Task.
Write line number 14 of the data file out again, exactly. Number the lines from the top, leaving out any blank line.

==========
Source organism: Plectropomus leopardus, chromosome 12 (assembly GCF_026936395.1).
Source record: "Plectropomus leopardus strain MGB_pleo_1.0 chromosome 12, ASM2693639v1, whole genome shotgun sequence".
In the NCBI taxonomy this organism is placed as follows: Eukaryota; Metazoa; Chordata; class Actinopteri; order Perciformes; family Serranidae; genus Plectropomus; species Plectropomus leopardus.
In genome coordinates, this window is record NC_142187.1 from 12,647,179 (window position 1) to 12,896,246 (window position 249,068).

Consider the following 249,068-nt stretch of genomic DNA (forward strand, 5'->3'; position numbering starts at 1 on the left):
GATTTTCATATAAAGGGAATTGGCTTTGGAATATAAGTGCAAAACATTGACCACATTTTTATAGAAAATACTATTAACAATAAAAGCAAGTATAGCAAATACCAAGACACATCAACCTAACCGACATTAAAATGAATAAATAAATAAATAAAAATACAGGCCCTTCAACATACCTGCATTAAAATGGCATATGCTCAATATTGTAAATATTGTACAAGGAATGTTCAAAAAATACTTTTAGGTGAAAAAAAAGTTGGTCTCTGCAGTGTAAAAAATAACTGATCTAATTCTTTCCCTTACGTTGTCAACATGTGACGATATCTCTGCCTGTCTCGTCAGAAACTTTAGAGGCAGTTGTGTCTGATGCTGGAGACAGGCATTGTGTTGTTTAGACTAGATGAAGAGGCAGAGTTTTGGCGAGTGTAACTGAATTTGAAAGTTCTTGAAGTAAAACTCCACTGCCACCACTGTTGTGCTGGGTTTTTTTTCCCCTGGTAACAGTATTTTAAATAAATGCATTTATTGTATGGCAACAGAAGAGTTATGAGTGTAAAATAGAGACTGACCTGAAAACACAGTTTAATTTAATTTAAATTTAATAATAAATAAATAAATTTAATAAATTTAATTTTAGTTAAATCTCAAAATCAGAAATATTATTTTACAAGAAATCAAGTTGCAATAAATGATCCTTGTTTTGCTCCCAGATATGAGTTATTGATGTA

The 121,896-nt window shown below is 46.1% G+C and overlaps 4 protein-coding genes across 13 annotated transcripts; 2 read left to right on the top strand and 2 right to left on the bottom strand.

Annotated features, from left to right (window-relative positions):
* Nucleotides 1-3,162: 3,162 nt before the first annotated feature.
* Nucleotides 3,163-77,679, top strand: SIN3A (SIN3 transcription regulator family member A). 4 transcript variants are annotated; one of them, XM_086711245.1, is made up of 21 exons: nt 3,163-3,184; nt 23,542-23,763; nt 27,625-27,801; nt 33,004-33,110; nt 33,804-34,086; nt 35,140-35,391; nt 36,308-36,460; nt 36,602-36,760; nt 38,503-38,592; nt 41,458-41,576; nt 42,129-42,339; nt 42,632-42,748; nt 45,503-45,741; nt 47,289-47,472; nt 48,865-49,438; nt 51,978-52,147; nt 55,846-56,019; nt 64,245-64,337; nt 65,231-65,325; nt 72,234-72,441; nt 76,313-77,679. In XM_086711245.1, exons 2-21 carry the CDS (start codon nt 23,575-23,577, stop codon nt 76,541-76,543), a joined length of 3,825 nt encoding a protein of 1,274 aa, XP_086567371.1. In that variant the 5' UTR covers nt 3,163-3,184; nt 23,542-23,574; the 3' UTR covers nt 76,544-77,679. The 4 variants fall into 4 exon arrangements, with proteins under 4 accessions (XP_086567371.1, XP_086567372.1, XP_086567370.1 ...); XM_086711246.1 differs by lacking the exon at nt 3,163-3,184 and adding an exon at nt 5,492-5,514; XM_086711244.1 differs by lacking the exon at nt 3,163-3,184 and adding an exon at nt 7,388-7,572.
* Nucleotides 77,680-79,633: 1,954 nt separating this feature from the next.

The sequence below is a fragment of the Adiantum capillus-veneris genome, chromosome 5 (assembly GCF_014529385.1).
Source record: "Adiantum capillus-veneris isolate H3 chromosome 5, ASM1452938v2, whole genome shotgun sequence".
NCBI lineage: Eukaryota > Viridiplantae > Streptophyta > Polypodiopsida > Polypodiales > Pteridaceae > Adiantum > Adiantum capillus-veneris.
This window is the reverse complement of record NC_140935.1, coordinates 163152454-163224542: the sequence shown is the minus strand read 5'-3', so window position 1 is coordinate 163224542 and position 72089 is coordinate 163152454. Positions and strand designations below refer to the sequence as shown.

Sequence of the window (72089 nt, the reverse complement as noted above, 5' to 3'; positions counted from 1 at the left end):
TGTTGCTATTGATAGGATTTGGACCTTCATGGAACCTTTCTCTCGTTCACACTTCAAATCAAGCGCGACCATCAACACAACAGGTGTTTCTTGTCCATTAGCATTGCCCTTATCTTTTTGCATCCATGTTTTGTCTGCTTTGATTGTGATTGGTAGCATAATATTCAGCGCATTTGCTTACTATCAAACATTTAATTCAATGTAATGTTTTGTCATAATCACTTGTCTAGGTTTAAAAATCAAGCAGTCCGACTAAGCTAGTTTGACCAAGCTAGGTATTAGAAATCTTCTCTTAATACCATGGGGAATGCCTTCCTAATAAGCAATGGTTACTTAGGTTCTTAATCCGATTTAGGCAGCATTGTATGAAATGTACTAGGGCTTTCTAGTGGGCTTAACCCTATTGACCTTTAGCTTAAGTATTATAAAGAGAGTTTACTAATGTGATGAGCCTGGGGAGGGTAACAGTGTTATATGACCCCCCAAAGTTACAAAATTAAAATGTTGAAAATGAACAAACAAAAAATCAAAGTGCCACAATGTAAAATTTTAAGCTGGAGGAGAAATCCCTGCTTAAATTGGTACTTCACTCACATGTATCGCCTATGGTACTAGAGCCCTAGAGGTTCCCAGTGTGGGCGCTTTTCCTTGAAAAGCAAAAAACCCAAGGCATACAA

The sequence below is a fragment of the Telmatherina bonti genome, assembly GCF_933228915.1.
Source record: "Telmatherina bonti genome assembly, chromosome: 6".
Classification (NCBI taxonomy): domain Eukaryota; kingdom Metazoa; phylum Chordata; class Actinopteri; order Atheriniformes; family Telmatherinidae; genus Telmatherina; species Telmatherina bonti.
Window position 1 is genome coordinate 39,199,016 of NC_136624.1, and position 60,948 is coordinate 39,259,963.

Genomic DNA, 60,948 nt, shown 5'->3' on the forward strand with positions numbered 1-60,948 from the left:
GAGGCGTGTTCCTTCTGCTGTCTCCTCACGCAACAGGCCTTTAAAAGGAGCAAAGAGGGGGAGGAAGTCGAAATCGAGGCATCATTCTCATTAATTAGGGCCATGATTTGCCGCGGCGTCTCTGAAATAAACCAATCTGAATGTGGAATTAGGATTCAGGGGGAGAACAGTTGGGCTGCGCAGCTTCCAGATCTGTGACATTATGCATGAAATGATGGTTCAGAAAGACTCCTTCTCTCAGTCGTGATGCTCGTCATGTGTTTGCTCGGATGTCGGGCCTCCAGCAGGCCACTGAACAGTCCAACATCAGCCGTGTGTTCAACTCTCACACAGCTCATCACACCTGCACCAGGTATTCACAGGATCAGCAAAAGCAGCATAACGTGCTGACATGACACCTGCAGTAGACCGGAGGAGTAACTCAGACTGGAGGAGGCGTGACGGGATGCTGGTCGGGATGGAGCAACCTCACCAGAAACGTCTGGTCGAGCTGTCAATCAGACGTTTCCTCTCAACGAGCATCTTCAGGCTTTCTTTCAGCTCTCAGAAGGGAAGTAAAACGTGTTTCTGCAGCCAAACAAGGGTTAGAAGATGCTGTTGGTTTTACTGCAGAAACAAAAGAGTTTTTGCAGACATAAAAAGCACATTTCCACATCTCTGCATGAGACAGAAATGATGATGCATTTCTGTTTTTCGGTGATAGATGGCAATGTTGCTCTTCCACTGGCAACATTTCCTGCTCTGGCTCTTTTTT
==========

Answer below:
NCBI lineage: Eukaryota > Viridiplantae > Streptophyta > Polypodiopsida > Polypodiales > Pteridaceae > Adiantum > Adiantum capillus-veneris.